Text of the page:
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Care Giving

If your physician or hospice has not given you information regarding what takes place prior to the death of a loved one, know that the person’s sleep will increase, the need/desire for food and drink will decrease and likely cause discomfort, as might oxygen if they have difficulty breathing. As your loved one enters the stage of active dying their body will commence to shut down – sometimes over a period of 10-14 days or as little as 24 hours. If distressed breathing (air hunger) occurs medication, not oxygen, will ease the person’s anxiety (call your physician or hospice for prescription). It can also help to open a window or direct a fan away from the patient in order to circulate air. If the dying person can communicate, ask them regularly what they would like to increase their comfort.

During the final 48 hours:

  1. The person will become dehydrated and swallowing will become difficult (the mouth can be kept moist by putting small pieces of ice inside the cheek). 
  2. Changes in hearing and vision are common as is the mottling of the soles of their feet.
  3. Eliminate bright light but provide enough dim light for the person to see the faces of those in the room. 
  4. Near the end of life the tongue and mouth tissues soften increasing secretion and causing a loud gurgling sound. It can help to turn the person on their side or elevate the head a bit. 
  5. If the loved one feels cool to the touch, refrain from adding blankets as increased weight on the feet/extremities can be intolerable. It is best to leave sheets and blankets untucked.
  6. In the last hours the dying person might well talk about joining those who have preceded them in death. It is not a time to contradict or debate their comments, discuss regrets or plead that they not die. Rather allow the person to detach from their life, keeping physical contact via touch to let them know you are there for them.

Home HealthCare Programs – Relief for Primary Caregivers

As a primary caregiver you understandably subordinate your needs 24/7 for your loved one and often realize, too late, that the schedule you are keeping has lead to physical and emotional exhaustion. In truth, the person who is terminally ill often suffers less stress and has better mental health than you, the caregiver.

It is imperative that you find some time away from the world of schedules, monitoring and medicating.   Check your insurance policy, Medicare and other organizations in your area for sources of Home Healthcare Services to relieve you for a few hours a couple of times a week. Remember your role is not to be responsible for your loved one’s recovery.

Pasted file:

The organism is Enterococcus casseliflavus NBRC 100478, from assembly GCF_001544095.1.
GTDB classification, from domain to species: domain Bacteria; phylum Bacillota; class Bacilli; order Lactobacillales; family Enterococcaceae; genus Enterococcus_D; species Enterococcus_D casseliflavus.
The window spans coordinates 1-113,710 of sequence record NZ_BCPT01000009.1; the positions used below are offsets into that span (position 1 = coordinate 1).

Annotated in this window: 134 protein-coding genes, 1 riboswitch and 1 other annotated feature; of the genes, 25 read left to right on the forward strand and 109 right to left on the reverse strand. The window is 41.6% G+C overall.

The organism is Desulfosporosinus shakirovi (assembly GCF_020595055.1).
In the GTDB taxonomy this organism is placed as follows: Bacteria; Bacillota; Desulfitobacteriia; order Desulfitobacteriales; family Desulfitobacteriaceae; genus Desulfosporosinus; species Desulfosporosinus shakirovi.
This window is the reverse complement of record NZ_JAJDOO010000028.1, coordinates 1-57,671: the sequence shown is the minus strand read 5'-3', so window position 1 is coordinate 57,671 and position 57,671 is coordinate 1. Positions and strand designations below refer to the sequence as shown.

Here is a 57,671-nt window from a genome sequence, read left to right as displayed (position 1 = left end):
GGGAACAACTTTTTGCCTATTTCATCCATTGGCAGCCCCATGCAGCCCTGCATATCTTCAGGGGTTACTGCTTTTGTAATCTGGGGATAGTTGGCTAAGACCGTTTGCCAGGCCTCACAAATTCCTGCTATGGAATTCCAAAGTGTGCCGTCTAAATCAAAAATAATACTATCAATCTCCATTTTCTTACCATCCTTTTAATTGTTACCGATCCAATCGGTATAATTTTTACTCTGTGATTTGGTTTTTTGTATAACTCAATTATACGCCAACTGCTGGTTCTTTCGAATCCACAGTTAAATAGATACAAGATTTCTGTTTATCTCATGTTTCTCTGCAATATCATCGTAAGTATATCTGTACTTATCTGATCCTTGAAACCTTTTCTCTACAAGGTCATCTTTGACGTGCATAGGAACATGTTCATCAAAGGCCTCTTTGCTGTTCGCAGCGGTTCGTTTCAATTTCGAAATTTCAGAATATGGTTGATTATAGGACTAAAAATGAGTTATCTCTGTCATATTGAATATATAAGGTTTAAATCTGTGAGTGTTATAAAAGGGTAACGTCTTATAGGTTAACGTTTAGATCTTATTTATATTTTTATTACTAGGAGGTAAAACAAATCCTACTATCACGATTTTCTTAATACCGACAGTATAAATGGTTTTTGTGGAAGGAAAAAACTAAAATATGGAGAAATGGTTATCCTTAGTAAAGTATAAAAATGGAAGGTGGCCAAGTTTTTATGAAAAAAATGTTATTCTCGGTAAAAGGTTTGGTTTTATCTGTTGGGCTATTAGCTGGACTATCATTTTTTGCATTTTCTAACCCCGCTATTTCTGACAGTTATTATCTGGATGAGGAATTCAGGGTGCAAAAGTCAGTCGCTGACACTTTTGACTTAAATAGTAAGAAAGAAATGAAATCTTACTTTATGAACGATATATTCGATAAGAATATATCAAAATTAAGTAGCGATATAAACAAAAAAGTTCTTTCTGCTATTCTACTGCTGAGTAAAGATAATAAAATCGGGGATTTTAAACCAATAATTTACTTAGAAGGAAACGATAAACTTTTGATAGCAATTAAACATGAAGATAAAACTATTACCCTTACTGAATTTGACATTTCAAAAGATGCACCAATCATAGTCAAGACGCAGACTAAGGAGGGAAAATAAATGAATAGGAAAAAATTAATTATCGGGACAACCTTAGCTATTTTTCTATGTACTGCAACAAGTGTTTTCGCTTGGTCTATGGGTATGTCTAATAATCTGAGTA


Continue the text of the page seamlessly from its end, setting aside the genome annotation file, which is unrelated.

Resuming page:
Scope of Home Health Care

Care includes medical/nursing/rehab to help with dressings, medications as well limited physical therapy. Some organization offer homemaker services which help with cleaning and food preparation. Medicare Part A requires a physician’s statement that home care is appropriate and provides nursing care and physical, speech and occupational therapies.
Many hospices have instituted home health care programs independent of their hospice care.  Suggested Reading: Comfort of Home, 3rd Ed. (2007), Maria Meyer and Paula Derr.

Sibling Care Giving

No family, large or small, gets along all the time with everyone. However, when it comes time to share responsibility/care giving for an aging parent, a divide can create total chaos. If your family is in this situation, you might want to consider the resources below.
Make it known to your adult children that no one has to forgive another’s prior behavior, but everyone can profit from sharing responsibility and acting as a cohesive unit (yes, there is always something an out-of-town sibling can do). If discord is escalating, consider a mediator who specializes in elderly care
Other websites: and to help families communicate and find care giving. Suggested Reading: They’re Your Parents, Too! (2010), Francine Russo and Stuck in the Middle (2008), Barbara McVicker.
Copyright 2014 by Retired Brains